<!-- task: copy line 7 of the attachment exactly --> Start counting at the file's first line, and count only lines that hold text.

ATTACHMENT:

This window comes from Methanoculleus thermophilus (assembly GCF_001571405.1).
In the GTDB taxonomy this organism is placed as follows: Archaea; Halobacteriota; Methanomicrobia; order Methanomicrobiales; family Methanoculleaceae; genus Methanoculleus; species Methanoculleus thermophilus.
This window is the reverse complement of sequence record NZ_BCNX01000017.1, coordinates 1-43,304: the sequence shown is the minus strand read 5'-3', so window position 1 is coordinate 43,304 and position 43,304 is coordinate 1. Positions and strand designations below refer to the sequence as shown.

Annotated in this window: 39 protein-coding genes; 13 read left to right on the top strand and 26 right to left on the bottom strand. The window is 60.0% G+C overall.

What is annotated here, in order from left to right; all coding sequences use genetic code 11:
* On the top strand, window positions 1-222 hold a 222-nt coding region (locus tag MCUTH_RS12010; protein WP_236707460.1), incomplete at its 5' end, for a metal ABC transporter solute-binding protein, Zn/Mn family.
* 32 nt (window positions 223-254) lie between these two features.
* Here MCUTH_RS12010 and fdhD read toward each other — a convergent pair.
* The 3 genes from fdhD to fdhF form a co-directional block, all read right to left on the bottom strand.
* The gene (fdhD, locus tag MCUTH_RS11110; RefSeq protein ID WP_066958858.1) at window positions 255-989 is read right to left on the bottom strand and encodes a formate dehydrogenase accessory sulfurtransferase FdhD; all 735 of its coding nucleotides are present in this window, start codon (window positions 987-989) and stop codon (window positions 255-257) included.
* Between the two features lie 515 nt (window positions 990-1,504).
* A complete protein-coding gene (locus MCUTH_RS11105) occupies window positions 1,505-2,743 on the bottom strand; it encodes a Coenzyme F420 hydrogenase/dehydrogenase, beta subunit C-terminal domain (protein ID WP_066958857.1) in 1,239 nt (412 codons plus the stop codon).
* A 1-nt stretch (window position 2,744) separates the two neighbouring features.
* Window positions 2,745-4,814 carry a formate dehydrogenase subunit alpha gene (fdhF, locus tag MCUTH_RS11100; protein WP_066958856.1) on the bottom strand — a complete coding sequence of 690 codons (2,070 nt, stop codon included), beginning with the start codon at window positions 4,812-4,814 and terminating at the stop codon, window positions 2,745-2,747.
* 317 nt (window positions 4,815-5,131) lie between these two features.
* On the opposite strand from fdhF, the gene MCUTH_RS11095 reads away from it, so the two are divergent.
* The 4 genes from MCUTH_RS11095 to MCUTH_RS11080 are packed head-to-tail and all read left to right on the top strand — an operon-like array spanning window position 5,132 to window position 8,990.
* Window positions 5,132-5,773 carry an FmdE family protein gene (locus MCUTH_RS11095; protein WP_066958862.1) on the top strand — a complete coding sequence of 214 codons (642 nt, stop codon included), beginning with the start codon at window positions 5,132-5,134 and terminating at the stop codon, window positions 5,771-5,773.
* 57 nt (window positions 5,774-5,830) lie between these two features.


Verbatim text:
* 32 nt (window positions 223-254) lie between these two features.